Issue 373 July 8, 2002
For History of Sprawl, Look to Highways 

In a recent series, the Star-Ledger explored the way that highways pave the way for sprawl development around New Jersey. Using Schley Mountain’s experience as a metaphor for what is happening all over the state, the paper wrote, “First came the roads. New interstate highways drew corporations, then new residents...Roads that not long ago offered quick, high-speed commutes breed maddening daily traffic jams.” 

According to the Ledger, the construction of I-78 was the catalyst for development-related change in the character of Bedminster and nearby communities. It was first proposed in the 1950’s as an east-west spur of the Turnpike linking NYC to Pennsylvania, and reached I-287 in Bedminster in 1968. 

The arrival of the highways made development in the area attractive to business and homebuyers and weakened municipal efforts to control growth. In a 1980’s case, a state court threw out a Bedminster zoning law to make way for a large-scale housing development. Judge B. Thomas Leahy said the construction of highways had put the town in the “path of inevitable future of residential, commercial and industrial demand and growth.” 

Traffic in the area has ballooned. According to the Dept. of Transportation, daily traffic on I-78 through Bedminster increased from 13,160 daily vehicles in 1968 to 79,310 in 2000. Office park development has also led to choking congestion in the neighboring 202/206 corridor.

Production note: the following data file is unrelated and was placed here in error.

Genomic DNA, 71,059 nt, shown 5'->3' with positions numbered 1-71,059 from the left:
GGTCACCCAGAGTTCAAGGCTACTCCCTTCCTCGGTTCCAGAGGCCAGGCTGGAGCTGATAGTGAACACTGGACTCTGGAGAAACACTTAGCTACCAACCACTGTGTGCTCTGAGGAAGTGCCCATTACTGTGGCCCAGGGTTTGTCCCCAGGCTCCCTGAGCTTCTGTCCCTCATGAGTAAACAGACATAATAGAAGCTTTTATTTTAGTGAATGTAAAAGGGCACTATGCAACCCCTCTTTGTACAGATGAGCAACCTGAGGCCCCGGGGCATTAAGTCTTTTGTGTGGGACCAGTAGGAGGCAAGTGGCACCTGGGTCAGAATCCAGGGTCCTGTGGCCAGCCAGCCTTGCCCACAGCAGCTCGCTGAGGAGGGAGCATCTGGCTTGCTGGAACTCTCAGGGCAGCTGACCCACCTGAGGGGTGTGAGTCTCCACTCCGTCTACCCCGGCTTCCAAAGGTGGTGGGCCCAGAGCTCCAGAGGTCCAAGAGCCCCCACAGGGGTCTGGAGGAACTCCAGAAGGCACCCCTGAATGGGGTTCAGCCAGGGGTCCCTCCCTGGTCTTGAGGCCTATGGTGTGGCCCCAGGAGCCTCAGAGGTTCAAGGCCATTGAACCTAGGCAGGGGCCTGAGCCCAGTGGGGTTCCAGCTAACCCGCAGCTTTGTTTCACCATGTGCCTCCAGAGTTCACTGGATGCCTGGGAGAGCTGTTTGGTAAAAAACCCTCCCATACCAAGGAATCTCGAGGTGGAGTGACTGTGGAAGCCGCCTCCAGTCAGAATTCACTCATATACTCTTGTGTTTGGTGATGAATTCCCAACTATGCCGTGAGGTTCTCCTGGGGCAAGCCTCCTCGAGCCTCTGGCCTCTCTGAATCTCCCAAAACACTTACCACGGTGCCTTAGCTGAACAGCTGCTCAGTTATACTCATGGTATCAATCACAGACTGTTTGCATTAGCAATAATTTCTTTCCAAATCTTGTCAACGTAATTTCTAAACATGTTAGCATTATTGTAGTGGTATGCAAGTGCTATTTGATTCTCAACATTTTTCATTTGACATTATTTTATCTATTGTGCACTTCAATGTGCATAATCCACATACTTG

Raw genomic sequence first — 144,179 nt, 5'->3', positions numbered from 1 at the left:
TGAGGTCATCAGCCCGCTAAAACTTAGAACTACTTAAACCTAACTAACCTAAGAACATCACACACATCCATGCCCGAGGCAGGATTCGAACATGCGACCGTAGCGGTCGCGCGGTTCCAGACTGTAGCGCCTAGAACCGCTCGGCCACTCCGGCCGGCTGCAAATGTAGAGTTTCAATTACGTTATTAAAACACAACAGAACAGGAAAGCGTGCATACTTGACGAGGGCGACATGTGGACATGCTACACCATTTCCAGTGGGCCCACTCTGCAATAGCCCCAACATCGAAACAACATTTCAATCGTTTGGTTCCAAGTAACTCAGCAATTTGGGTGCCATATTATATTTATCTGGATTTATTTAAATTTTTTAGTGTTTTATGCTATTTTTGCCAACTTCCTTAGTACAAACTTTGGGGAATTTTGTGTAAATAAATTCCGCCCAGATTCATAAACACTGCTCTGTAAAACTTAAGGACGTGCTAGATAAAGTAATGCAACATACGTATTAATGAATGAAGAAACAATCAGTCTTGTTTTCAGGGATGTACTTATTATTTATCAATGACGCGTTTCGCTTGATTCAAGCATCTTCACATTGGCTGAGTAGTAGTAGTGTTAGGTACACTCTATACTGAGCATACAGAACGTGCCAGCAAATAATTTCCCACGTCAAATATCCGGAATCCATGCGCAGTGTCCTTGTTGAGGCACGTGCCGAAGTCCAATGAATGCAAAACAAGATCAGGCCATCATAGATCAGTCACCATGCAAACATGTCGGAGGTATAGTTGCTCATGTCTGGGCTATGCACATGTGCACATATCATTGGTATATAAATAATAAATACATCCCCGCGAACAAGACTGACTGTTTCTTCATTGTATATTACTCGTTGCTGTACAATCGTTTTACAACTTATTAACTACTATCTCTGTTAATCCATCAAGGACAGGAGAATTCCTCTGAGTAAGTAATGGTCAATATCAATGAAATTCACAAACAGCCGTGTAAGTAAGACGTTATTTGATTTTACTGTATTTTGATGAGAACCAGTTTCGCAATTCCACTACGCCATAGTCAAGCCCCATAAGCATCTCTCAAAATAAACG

The Star-Ledger series spotlighted the need for state leadership in controlling growth.  In editorials associated with the series, the paper urged the McGreevey administration to take specific actions to curb highway development and sprawl. The paper also noted the high cost of new highways – singling out the $350 million Route 92 project. 

“The goal must be to transform the state plan from a mere statement of principle to a force for real change,” the paper wrote. “The initiative has to come from the top. Governor James E. McGreevey has pledged to help stop sprawl.  He has created a ‘smart-growth policy council’ of state leaders to ensure that the Transportation and Treasury departments and other agencies work in line with the principles of the state plan....These were strong steps forward.  Now the Governor must go farther.” 


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Related Articles and Links

McGreevey Won't Commit to Route 92 Position (July 1, 2002)


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